Mitt Romney has retaken a significant lead nationally in the race for the Republican presidential nomination, even as he has fallen further behind Barack Obama in a general election matchup. Moreover, Obama’s own job approval rating has reached 50% for the first time since last May, shortly after the killing of Osama bin Laden.
The latest national survey by the Pew Research Center for the People & the Press, conducted March 7-11 among 1,503 adults, including 1,188 registered voters and 538 Republican and Republican-leaning voters, finds that Romney leads Rick Santorum, 33% to 24%, in the GOP nomination contest. A month ago, the two men were in a virtual tie (28% Romney, 30% Santorum).
But both GOP frontrunners are running well behind Barack Obama in general election matchups. Among all voters, Obama leads Romney by 12 points (54% to 42%) and Santorum by 18 points (57% to 39%). Obama’s advantage among women voters, while largely unchanged from a month ago, remains substantial – 20 points over Romney and 26 points over Santorum.
Obama also holds an enthusiasm advantage over both of his main GOP rivals. In a matchup with Romney, 41% say they support Obama strongly, compared with only 28% who strongly support the former Massachusetts governor. Obama holds a commanding 45% to 28% lead over Santorum in strong support.
Republicans have a modest lead in engagement; 71% of Republican and Republican-leaning voters say they have given quite a lot of thought to the presidential election, compared with 64% of Democratic and Democratic-leaning voters. However, this is far short of the engagement advantage the GOP held in pre-election polls in the 2010 midterm campaign.
Obama is widely viewed as likely to defeat either Romney or Santorum in November. Nearly six-in-ten registered voters (59%) say that Obama is likely to prevail if the election is between Obama and Romney; just 32% expect Romney to win. About seven-in-ten (68%) say that Obama is likely to beat Santorum, if he becomes the GOP nominee.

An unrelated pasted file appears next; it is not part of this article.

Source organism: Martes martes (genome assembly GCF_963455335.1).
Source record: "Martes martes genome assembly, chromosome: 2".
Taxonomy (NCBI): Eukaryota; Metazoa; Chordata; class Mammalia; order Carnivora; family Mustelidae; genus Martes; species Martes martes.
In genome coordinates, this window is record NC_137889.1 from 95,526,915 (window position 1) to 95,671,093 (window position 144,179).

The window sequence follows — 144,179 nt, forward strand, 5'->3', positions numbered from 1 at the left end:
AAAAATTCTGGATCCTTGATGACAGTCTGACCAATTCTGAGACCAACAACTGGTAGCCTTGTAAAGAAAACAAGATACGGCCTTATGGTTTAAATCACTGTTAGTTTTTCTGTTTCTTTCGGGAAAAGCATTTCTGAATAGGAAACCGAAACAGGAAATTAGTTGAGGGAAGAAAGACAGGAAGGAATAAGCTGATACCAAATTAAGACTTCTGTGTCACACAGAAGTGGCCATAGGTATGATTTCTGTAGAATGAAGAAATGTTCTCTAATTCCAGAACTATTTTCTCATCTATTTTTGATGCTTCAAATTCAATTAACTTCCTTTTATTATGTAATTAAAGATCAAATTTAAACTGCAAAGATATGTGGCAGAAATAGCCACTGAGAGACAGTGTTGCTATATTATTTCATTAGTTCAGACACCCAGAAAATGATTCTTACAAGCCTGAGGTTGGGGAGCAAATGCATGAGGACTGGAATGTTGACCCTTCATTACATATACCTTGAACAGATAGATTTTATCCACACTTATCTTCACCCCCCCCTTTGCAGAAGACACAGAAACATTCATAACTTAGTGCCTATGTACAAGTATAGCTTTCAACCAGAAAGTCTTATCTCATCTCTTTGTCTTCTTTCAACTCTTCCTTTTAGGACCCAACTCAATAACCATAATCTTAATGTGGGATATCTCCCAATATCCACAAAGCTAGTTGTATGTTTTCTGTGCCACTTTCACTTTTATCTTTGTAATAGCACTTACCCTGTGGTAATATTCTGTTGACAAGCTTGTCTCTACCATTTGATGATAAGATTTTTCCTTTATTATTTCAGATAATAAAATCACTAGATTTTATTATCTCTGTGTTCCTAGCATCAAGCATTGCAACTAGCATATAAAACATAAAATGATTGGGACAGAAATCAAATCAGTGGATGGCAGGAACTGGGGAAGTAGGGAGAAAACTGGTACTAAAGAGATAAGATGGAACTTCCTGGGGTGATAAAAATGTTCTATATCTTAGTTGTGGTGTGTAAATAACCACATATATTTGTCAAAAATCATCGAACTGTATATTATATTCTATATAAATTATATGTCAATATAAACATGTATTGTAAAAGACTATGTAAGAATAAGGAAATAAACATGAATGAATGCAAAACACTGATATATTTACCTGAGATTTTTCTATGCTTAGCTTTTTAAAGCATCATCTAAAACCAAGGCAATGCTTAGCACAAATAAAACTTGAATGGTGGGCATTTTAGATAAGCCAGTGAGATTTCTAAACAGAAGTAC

While overwhelming majorities of Democratic and Democratic-leaning voters think that Obama will win against Romney or Santorum, Republicans are far less confident in their parties’ candidates. Just 60% of Republican and Republican-leaning voters say Romney is likely to defeat Obama. In an Obama-Santorum matchup, even fewer GOP voters (46%) predict victory; about as many expect Obama to best Santorum (43%).
The poll includes other positive signs for Obama, as well some potential vulnerabilities. For the first time since last May, significantly more approve (50%) than disapprove (41%) of his overall job performance. That is little changed from a month ago (47% approve, 43% disapprove), but in January 44% approved of the way Obama is handling his job as president, while 48% disapproved.
Obama’s approval rating for handling the economy also has improved over the past several months. Currently, 43% approve of his handling of the economy, while 53% disapprove. In November, 35% gave him positive marks on the economy and 58% disapproved.
Gas Prices Offset Good News about Jobs
The public’s view of overall economic news – as well as news about the job situation – has shown decided improvement since last summer. Yet perceptions of news about gas prices have taken a sharp turn for the worse.
Fully 85% say the news they are hearing about gas prices is mostly bad, which is up from 47% last November. In contrast, the percentage saying they are hearing mostly bad news about the job situation has fallen 26 points since November – from 64% to 38% – and stands at one of its lowest points in a measure dating back nearly three years.